And in case of guy's with a religious chip on their rag head even that doesn't work, they long to be destructed.

So be careful what you wish for, the old enemies mutually giving up on this type of potential destruction will only invite these even scarier opponents of humanity.

Crazy Ivans? (1)

Zymergy (803632) | more than 5 years ago | (#26872253)

Could one of them have been shadowing the other one... and suddenly one decided to make a quick random maneuver?

Re:Crazy Ivans? (3, Informative)

hcdejong (561314) | more than 5 years ago | (#26872419)

Both were ballistic missile submarines. For those, following other submarines at distances where crashes are a significant risk is not SOP.

Shouldn't that be... (1)

denzacar (181829) | more than 5 years ago | (#26872433)

Crazy Jean or Jon?

Depending on who was doing the actual maneuvering?

in the immortal words from Star trek.... (5, Funny)

pig-power (1069288) | more than 5 years ago | (#26872259)

Chekov "where are your nukleer wessels??"

Odds ? (4, Interesting)

Davemania (580154) | more than 5 years ago | (#26872263)

What are the odds that two advanced SSBN submarines would collide in a vast ocean accidentally ? There are rumors that US and Russian subs collided frequently during the cold wars because of the close proximity when they tracked each other and these incidents were usually silenced for political reasons. perhaps something else is going on ? One of the captains decided to be a smart ass ?

Re:Odds ? (4, Informative)

CRCulver (715279) | more than 5 years ago | (#26872335)

Indeed, Sherry Sontag's Blind Man's Bluff [amazon.com] tells a lot of interesting stories about Russian-American submarine escapades during the Cold War. Sometimes our Navies seemed less like proud defenders of the motherland and more like dumbass high school kids playing chicken.

Re:Odds ? (-1, Flamebait)

hal9000(jr) (316943) | more than 5 years ago | (#26872439)

Russians used to do what were called "Crazy Ivans." If you are running at high speed, you can't hear squat, so to check for chasers, they'd do a 180 course change and run back down their track. You can't get precise position using passive means--there is always room for error, so the chasing sub would move out of the way, quickly and often noisily telling the Russian sub it was being followed.

If the Russian didn't detect the follower, the evasion tactic was enough to make the following captain cautious.

good times, good times.

Re:Odds ? (0)

Anonymous Coward | more than 5 years ago | (#26872705)

In any large scale politically driven event, human intelligence never rises above that level. Look at political posturing. National pride. It's all playground bullshit, even the reasons for wars are always stupid.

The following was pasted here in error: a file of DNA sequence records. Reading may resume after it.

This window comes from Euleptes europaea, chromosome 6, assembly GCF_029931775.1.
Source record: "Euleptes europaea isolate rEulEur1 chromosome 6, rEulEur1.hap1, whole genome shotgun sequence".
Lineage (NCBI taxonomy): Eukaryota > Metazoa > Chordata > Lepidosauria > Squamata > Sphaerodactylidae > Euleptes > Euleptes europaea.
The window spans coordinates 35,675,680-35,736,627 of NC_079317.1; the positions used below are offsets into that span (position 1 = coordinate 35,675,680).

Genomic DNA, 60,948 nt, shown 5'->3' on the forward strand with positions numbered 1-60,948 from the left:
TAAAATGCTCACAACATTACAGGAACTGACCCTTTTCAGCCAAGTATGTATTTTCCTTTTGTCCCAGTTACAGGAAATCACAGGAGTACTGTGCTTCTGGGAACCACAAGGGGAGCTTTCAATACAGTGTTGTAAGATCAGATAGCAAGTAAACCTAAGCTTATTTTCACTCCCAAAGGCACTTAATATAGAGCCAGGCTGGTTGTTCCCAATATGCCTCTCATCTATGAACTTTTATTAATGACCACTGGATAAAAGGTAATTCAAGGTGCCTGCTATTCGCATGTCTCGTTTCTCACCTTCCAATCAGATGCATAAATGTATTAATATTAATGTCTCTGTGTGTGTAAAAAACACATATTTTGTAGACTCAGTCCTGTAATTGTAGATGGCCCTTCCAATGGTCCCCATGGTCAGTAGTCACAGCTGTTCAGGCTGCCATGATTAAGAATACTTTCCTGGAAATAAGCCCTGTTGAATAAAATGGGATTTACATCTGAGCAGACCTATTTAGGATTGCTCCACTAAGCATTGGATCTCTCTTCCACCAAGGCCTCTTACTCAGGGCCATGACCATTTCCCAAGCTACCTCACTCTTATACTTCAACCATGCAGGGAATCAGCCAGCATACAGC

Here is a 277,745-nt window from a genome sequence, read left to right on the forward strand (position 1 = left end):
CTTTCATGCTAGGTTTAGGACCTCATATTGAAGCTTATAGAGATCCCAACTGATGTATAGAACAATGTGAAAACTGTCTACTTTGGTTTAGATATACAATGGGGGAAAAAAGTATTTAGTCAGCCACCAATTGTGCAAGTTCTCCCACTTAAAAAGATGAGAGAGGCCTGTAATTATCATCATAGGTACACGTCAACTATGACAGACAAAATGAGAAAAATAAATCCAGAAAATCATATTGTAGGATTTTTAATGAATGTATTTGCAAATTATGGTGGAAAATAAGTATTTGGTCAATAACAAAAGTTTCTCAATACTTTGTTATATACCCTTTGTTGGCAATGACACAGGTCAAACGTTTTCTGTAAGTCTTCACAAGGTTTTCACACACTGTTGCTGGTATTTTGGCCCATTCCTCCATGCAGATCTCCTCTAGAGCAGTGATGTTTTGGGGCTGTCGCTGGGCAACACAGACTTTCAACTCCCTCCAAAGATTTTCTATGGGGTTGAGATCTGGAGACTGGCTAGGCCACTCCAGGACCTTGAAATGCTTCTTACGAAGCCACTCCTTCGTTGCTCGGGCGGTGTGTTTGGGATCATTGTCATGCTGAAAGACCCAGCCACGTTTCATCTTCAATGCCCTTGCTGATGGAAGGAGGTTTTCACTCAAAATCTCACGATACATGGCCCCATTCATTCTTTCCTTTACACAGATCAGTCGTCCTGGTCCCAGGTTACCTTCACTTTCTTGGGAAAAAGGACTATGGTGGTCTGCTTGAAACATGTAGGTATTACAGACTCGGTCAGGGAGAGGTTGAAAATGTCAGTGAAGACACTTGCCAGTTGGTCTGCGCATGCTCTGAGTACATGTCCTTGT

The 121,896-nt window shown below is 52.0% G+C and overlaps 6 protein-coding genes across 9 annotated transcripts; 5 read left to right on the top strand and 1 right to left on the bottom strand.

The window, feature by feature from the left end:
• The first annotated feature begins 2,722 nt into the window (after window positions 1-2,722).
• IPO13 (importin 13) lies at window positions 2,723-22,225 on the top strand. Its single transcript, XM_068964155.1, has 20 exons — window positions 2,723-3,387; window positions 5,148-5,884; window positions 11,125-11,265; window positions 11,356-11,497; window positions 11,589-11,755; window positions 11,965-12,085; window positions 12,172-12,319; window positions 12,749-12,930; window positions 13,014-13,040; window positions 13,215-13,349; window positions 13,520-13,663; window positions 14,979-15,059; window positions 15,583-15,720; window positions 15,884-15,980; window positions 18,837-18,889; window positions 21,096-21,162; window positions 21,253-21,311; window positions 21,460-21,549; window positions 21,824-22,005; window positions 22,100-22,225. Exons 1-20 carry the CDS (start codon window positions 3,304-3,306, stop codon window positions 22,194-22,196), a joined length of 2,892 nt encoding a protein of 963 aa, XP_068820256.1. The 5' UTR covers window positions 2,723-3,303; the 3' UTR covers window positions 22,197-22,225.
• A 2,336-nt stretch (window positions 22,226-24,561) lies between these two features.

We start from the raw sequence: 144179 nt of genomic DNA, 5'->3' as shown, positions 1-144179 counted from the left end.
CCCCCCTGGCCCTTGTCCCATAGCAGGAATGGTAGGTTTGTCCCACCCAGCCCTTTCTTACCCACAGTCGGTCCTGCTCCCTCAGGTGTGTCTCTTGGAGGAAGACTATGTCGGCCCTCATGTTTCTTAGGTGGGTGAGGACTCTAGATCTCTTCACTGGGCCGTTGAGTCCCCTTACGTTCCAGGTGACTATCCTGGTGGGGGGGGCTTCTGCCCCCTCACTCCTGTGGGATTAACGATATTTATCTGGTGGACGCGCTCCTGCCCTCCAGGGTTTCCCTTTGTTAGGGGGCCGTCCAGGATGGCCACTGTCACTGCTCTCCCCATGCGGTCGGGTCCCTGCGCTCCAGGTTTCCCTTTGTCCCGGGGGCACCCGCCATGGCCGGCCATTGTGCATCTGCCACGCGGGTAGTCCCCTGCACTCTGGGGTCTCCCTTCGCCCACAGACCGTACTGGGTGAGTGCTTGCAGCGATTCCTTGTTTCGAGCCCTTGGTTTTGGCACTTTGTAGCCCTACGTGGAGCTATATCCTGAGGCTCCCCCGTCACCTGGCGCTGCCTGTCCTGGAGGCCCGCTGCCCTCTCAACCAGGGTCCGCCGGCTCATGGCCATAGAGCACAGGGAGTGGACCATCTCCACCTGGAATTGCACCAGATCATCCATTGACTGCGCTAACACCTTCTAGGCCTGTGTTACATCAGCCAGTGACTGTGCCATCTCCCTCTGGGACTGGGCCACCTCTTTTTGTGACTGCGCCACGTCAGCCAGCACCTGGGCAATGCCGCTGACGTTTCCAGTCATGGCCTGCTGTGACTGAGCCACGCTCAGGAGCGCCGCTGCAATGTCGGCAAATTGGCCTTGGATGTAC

Conficker (0)

Anonymous Coward | more than 5 years ago | (#26872401)

My money's on conficker. That's what you get, when you run windows on your nuclear submarines!

Re:Odds ? (1)

v1 (525388) | more than 5 years ago | (#26872417)

I suppose it also depends on WHERE they collided. Certainly out somewhere in the atlantic it's not going to happen unless they're playing tag or hide n seek, but near a port there's a choke point of where you'd prefer to go if you're a sub. Get enough of them running through the same small area all the time and eventually the odds will get you.

Need to think in 3-D here too. It's not just a longitude/latitude that have to coincide, they have to match depth too. It's like a mid-air collision. And I suppose my point is, it becomes a lot more likely if you're flying near an airport...

Re:Odds ? (2, Interesting)

TheBracket (307388) | more than 5 years ago | (#26872481)

I'd imagine that it is made more likely by the topology of the ocean floor itself; there are probably good corridors through which to travel undetected (especially in 'friendly' water where it's unlikely that the enemy have detector arrays). If both sides are using the same ocean floor map, it seems that the odds of a collision go up considerably if there's an obvious corridor to traverse/hide in.

Re:Odds ? (2, Informative)

bentcd (690786) | more than 5 years ago | (#26872467)

What are the odds that two advanced SSBN submarines would collide in a vast ocean accidentally ?

FTFA:
"Both navies want quiet areas, deep areas, roughly the same distance from their home ports. So you find these station grounds have got quite a few submarines, not only French and Royal Navy but also from Russia and the United States."

So probably not quite as unlikely as one would have been more comfortable thinking :-)

Re:Odds ? (1)

anss123 (985305) | more than 5 years ago | (#26872503)

What are the odds that two advanced SSBN submarines would collide in a vast ocean accidentally ?

About the same as the chance of two satellites colliding in space.